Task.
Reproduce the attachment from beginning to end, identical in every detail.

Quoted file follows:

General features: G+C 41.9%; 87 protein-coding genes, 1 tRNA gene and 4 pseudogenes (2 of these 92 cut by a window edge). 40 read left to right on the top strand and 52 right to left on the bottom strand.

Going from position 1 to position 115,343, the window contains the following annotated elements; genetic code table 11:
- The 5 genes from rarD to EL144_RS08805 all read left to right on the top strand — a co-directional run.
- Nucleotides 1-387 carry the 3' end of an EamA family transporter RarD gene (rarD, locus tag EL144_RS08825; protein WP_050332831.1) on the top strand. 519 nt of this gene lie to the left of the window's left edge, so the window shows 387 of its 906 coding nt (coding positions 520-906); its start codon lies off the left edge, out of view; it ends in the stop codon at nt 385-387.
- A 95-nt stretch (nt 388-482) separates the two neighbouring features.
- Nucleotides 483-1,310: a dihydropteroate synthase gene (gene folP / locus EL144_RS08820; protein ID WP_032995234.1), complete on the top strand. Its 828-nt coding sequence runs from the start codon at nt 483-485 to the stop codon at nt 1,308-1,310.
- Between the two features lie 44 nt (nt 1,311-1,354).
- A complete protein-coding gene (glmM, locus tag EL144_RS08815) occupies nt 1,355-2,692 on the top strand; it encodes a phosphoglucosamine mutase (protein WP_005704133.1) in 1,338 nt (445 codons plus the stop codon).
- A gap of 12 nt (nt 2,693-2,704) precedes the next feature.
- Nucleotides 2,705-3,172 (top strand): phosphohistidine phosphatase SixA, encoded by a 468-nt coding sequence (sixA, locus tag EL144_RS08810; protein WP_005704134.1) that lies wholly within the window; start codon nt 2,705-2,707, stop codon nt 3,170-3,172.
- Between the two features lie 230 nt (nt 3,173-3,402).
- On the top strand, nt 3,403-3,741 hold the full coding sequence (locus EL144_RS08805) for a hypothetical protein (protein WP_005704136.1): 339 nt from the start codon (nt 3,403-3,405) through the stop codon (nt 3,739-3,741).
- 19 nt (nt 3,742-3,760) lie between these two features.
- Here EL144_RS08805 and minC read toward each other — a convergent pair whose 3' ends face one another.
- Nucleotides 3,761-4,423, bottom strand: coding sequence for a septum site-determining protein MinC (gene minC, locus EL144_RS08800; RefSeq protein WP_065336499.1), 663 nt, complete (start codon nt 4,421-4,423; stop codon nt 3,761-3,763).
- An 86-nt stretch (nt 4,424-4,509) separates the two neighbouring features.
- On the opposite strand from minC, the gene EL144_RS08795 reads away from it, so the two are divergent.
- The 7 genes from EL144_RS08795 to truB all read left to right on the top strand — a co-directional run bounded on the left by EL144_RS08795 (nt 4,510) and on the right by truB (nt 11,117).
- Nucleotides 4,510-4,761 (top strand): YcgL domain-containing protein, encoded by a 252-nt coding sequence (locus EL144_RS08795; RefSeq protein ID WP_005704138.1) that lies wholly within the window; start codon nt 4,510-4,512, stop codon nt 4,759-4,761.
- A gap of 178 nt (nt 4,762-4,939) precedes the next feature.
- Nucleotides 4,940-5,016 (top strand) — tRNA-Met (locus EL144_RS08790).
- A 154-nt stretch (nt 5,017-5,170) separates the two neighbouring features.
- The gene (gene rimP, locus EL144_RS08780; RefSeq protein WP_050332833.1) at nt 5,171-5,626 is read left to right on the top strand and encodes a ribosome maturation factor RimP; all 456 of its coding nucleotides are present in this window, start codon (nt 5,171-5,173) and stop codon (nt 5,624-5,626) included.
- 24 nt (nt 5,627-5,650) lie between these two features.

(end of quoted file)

General features: G+C 41.9%; 87 protein-coding genes, 1 tRNA gene and 4 pseudogenes (2 of these 92 cut by a window edge). 40 read left to right on the top strand and 52 right to left on the bottom strand.

Going from position 1 to position 115,343, the window contains the following annotated elements; genetic code table 11:
- The 5 genes from rarD to EL144_RS08805 all read left to right on the top strand — a co-directional run.
- Nucleotides 1-387 carry the 3' end of an EamA family transporter RarD gene (rarD, locus tag EL144_RS08825; protein WP_050332831.1) on the top strand. 519 nt of this gene lie to the left of the window's left edge, so the window shows 387 of its 906 coding nt (coding positions 520-906); its start codon lies off the left edge, out of view; it ends in the stop codon at nt 385-387.
- A 95-nt stretch (nt 388-482) separates the two neighbouring features.
- Nucleotides 483-1,310: a dihydropteroate synthase gene (gene folP / locus EL144_RS08820; protein ID WP_032995234.1), complete on the top strand. Its 828-nt coding sequence runs from the start codon at nt 483-485 to the stop codon at nt 1,308-1,310.
- Between the two features lie 44 nt (nt 1,311-1,354).
- A complete protein-coding gene (glmM, locus tag EL144_RS08815) occupies nt 1,355-2,692 on the top strand; it encodes a phosphoglucosamine mutase (protein WP_005704133.1) in 1,338 nt (445 codons plus the stop codon).
- A gap of 12 nt (nt 2,693-2,704) precedes the next feature.
- Nucleotides 2,705-3,172 (top strand): phosphohistidine phosphatase SixA, encoded by a 468-nt coding sequence (sixA, locus tag EL144_RS08810; protein WP_005704134.1) that lies wholly within the window; start codon nt 2,705-2,707, stop codon nt 3,170-3,172.
- Between the two features lie 230 nt (nt 3,173-3,402).
- On the top strand, nt 3,403-3,741 hold the full coding sequence (locus EL144_RS08805) for a hypothetical protein (protein WP_005704136.1): 339 nt from the start codon (nt 3,403-3,405) through the stop codon (nt 3,739-3,741).
- 19 nt (nt 3,742-3,760) lie between these two features.
- Here EL144_RS08805 and minC read toward each other — a convergent pair whose 3' ends face one another.
- Nucleotides 3,761-4,423, bottom strand: coding sequence for a septum site-determining protein MinC (gene minC, locus EL144_RS08800; RefSeq protein WP_065336499.1), 663 nt, complete (start codon nt 4,421-4,423; stop codon nt 3,761-3,763).
- An 86-nt stretch (nt 4,424-4,509) separates the two neighbouring features.
- On the opposite strand from minC, the gene EL144_RS08795 reads away from it, so the two are divergent.
- The 7 genes from EL144_RS08795 to truB all read left to right on the top strand — a co-directional run bounded on the left by EL144_RS08795 (nt 4,510) and on the right by truB (nt 11,117).
- Nucleotides 4,510-4,761 (top strand): YcgL domain-containing protein, encoded by a 252-nt coding sequence (locus EL144_RS08795; RefSeq protein ID WP_005704138.1) that lies wholly within the window; start codon nt 4,510-4,512, stop codon nt 4,759-4,761.
- A gap of 178 nt (nt 4,762-4,939) precedes the next feature.
- Nucleotides 4,940-5,016 (top strand) — tRNA-Met (locus EL144_RS08790).
- A 154-nt stretch (nt 5,017-5,170) separates the two neighbouring features.
- The gene (gene rimP, locus EL144_RS08780; RefSeq protein WP_050332833.1) at nt 5,171-5,626 is read left to right on the top strand and encodes a ribosome maturation factor RimP; all 456 of its coding nucleotides are present in this window, start codon (nt 5,171-5,173) and stop codon (nt 5,624-5,626) included.
- 24 nt (nt 5,627-5,650) lie between these two features.